Retail Reply has found that, unfortunately, to most UK retailers the word “innovation” conjures up an image of a disruptive force in their industry. At the heart of the problem is that until recently, retailers haven’t had to be innovative, so they haven’t grown up with the innovation gene. When we talk to a retailer about innovation they have a stereotypical idea of what the word means. Their view of innovation is that it is a process that begins with a new idea.
Thinking of innovation as a linear flow of information is a seductive idea. It’s one that everyone can easily understand and we’re all so used to thinking of processes in large organisations as being linear, that it fits neatly into that model in our heads of “how things generally work”.
The linear theory of innovation may only unravel if someone actually tries it out in practice. They put a box labelled “Bright Ideas” in the corner of the shop or office and wait for their employees’ ideas to come flooding in. In the first month there are three ideas 1) “hire more staff” 2) “pay us more” 3) “get rid of this box”. In the second month there are two ideas, one of them looks promising. So, it is given to a business analyst, but they conclude that there is no ROI, so it gets dropped. In the next couple of months nothing comes in and then the box is forgotten about.
If innovation isn’t linear and doesn’t start with a lightbulb moment, then what is it? Perhaps a better analogy than the straight path is that innovation is a maze. It often means starting down one path, but just finds a dead end, so you have to back track and find another path.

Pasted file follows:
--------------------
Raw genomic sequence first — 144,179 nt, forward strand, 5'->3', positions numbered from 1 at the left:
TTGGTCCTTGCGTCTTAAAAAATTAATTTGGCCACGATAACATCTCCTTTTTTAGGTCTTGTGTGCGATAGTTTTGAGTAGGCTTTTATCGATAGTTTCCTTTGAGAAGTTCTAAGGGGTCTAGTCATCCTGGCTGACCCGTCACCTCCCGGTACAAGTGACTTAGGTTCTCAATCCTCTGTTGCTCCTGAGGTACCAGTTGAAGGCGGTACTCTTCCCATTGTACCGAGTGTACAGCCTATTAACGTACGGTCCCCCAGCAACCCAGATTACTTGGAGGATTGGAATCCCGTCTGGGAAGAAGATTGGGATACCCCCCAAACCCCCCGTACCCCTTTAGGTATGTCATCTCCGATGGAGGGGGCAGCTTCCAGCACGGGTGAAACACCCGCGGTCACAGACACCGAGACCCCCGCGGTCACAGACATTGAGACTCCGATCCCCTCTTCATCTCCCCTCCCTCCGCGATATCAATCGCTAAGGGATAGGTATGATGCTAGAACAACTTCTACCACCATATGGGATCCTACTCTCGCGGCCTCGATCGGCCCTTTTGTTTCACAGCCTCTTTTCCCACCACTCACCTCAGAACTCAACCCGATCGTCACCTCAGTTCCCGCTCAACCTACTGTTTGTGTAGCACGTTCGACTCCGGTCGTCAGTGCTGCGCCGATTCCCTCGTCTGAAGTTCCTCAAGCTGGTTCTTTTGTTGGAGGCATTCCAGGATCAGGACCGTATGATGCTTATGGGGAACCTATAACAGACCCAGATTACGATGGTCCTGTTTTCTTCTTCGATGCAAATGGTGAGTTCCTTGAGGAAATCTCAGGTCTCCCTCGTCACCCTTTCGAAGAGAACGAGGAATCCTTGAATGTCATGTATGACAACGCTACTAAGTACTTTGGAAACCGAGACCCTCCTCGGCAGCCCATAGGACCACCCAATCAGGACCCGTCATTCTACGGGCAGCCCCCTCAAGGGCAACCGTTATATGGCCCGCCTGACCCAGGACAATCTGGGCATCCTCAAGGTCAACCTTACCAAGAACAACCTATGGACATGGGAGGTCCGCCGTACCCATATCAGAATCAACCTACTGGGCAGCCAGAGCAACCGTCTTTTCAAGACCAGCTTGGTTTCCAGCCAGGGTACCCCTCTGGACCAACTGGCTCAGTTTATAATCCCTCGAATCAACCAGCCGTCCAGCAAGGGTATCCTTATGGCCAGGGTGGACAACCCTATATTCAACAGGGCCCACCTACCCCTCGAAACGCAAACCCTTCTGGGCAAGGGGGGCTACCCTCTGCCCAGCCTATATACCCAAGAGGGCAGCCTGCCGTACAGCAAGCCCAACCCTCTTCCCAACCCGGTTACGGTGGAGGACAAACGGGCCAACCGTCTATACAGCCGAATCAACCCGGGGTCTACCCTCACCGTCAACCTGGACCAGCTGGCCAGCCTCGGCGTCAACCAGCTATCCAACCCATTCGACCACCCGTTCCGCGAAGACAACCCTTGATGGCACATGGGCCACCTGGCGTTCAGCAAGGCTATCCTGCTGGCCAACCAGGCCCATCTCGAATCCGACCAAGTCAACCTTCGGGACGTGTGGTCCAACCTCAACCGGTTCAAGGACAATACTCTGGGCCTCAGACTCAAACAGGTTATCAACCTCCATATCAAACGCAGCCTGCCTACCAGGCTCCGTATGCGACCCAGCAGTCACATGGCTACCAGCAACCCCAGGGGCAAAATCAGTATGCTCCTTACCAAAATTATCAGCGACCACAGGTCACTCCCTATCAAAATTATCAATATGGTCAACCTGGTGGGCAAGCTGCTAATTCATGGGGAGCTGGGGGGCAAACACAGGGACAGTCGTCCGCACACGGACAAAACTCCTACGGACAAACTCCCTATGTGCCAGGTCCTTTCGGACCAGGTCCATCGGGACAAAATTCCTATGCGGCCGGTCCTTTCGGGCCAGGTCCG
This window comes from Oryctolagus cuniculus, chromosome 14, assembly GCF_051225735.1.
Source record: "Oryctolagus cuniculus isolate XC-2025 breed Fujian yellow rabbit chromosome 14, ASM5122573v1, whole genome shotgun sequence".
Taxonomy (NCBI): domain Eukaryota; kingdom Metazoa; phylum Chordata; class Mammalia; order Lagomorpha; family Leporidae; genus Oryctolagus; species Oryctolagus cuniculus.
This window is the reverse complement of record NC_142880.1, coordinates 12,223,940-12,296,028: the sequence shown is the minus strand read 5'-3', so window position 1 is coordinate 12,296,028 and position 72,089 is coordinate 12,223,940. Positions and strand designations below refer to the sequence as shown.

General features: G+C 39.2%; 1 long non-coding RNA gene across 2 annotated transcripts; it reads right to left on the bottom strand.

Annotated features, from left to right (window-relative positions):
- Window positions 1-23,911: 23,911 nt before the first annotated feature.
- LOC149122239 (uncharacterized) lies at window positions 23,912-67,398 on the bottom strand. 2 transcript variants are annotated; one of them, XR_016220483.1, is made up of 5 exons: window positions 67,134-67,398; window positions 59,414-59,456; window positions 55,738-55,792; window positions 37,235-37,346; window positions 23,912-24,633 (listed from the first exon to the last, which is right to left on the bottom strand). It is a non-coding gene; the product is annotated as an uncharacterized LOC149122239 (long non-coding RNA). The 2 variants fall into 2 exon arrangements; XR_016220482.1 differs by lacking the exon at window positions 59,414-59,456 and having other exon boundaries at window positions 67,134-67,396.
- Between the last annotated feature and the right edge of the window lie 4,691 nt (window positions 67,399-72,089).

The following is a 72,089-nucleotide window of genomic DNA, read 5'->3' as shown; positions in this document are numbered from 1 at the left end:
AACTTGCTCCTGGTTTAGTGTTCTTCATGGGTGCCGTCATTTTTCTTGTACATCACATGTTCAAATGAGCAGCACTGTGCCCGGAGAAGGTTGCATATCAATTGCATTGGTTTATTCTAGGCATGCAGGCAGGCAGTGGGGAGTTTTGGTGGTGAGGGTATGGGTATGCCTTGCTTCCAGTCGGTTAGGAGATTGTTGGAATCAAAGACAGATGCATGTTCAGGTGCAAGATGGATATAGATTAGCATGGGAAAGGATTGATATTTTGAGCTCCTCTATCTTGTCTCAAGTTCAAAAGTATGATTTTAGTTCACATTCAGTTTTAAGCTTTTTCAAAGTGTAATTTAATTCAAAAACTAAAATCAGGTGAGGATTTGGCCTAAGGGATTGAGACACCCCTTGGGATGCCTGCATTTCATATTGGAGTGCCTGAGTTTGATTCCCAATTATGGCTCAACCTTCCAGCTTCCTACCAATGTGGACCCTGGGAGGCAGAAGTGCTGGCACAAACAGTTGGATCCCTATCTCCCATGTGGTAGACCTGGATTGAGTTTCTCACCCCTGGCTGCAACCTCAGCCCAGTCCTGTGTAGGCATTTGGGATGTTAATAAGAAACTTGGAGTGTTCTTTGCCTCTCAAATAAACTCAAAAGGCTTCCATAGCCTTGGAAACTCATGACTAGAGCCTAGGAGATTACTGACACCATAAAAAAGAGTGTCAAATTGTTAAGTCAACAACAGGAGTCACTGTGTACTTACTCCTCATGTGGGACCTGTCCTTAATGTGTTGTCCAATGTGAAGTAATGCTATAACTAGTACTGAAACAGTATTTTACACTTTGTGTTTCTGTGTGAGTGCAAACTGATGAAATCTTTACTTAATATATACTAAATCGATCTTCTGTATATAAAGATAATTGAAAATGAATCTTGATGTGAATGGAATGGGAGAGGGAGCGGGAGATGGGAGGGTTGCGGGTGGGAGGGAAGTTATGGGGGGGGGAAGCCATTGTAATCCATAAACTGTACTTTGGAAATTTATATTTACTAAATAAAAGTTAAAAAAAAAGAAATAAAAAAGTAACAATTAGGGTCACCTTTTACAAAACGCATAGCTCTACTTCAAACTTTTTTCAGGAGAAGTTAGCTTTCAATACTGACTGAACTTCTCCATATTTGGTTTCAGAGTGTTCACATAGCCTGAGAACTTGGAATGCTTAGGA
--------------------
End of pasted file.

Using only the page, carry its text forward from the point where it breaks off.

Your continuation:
Another point to note about innovation is that it requires creativity. It’s also best fostered in an environment where there is input from people who each think differently. The more input you have from the greater number of directions, the more likely it is that a great idea will emerge.
Many retailers are now looking elsewhere for innovation. They are buying into start-ups under the guise of an “incubator programme” in the hope that the start-ups will provide them with the innovations they need to keep up. This seems at first to be a good idea; if you’re not good at innovation, then why not pay someone who is good at it to do the hard work for you? Well, as with so many cheap fixes, it is may look good at first glance, but it’s not a strategy that passes a closer examination. Incubators may not be a good fit for retailers, because:
Innovation needs to be built into a company for it to work well, but most retailers don’t have this gene and don’t even understand how innovation works in practice. Even when they try to buy-in innovation, it can lead to problems.
What they really need is to find people who understand both their business and understand innovation, who can help them to foster innovation internally. A partner who has experience following those many paths of innovation and guiding the right ones through to market. A successful relationship will result in innovation becoming built into the organisation’s genetic make-up, and become second nature to their employees.
Retail Reply will make sure that the investments in innovation are sustainable and have a real influence on the future of client’s organisation, meaning clients don’t have to speculate on start-ups and individual ideas. With the support of the Reply network, all the organisations will have access to the latest retail thinking, research and hands-on access to new technologies – just what clients need to fuel the new innovation gene.
Retail Reply is the Reply Group company specialising in retail digital and business consulting and is composed of specialist retail consultants who help achieve their client's retail vision through use of customer-centric digital solutions. Thanks to years of expertise working alongside UK retailers, large and small, Retail Reply is capable of best advising how to drive client's businesses forward with smart use of technology.
Retail Reply's mission is to help retailers innovate and ensure that they see tangible value at every step of the way. Its consultants are experts in Retail Innovation, Retail Ecosystems, Capability Transformation, Customer Centricity and Proximity Commerce and its services include capability-led planning, omni-channel strategy, customer journeys and architecture-managed services.